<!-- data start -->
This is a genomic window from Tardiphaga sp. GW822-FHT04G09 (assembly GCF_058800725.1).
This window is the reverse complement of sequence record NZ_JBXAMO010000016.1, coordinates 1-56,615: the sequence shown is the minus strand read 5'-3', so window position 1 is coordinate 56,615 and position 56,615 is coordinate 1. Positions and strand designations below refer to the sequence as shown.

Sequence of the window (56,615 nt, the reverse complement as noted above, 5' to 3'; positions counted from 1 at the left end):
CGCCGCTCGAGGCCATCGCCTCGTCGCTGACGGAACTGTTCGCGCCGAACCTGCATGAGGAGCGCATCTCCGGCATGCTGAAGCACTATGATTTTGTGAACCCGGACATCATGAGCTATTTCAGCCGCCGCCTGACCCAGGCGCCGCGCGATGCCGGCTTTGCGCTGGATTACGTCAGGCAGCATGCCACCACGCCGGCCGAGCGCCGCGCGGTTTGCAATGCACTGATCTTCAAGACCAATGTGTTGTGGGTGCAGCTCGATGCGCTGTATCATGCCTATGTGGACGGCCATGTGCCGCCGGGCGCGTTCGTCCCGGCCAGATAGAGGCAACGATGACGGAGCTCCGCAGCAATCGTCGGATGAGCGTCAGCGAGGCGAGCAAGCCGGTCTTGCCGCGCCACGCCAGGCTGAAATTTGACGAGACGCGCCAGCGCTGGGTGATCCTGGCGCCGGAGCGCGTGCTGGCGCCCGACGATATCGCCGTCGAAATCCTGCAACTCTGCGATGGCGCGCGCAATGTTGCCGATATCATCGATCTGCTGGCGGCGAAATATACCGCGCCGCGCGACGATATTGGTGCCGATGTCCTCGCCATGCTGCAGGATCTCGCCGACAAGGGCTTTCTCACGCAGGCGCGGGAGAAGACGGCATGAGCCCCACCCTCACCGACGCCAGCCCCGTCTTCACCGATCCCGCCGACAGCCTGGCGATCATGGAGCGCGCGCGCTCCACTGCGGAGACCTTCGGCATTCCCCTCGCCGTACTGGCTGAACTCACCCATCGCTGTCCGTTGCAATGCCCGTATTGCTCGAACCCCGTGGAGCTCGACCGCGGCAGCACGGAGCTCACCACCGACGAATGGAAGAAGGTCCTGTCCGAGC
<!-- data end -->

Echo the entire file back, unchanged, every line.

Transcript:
This is a genomic window from Tardiphaga sp. GW822-FHT04G09 (assembly GCF_058800725.1).
This window is the reverse complement of sequence record NZ_JBXAMO010000016.1, coordinates 1-56,615: the sequence shown is the minus strand read 5'-3', so window position 1 is coordinate 56,615 and position 56,615 is coordinate 1. Positions and strand designations below refer to the sequence as shown.

Sequence of the window (56,615 nt, the reverse complement as noted above, 5' to 3'; positions counted from 1 at the left end):
CGCCGCTCGAGGCCATCGCCTCGTCGCTGACGGAACTGTTCGCGCCGAACCTGCATGAGGAGCGCATCTCCGGCATGCTGAAGCACTATGATTTTGTGAACCCGGACATCATGAGCTATTTCAGCCGCCGCCTGACCCAGGCGCCGCGCGATGCCGGCTTTGCGCTGGATTACGTCAGGCAGCATGCCACCACGCCGGCCGAGCGCCGCGCGGTTTGCAATGCACTGATCTTCAAGACCAATGTGTTGTGGGTGCAGCTCGATGCGCTGTATCATGCCTATGTGGACGGCCATGTGCCGCCGGGCGCGTTCGTCCCGGCCAGATAGAGGCAACGATGACGGAGCTCCGCAGCAATCGTCGGATGAGCGTCAGCGAGGCGAGCAAGCCGGTCTTGCCGCGCCACGCCAGGCTGAAATTTGACGAGACGCGCCAGCGCTGGGTGATCCTGGCGCCGGAGCGCGTGCTGGCGCCCGACGATATCGCCGTCGAAATCCTGCAACTCTGCGATGGCGCGCGCAATGTTGCCGATATCATCGATCTGCTGGCGGCGAAATATACCGCGCCGCGCGACGATATTGGTGCCGATGTCCTCGCCATGCTGCAGGATCTCGCCGACAAGGGCTTTCTCACGCAGGCGCGGGAGAAGACGGCATGAGCCCCACCCTCACCGACGCCAGCCCCGTCTTCACCGATCCCGCCGACAGCCTGGCGATCATGGAGCGCGCGCGCTCCACTGCGGAGACCTTCGGCATTCCCCTCGCCGTACTGGCTGAACTCACCCATCGCTGTCCGTTGCAATGCCCGTATTGCTCGAACCCCGTGGAGCTCGACCGCGGCAGCACGGAGCTCACCACCGACGAATGGAAGAAGGTCCTGTCCGAGC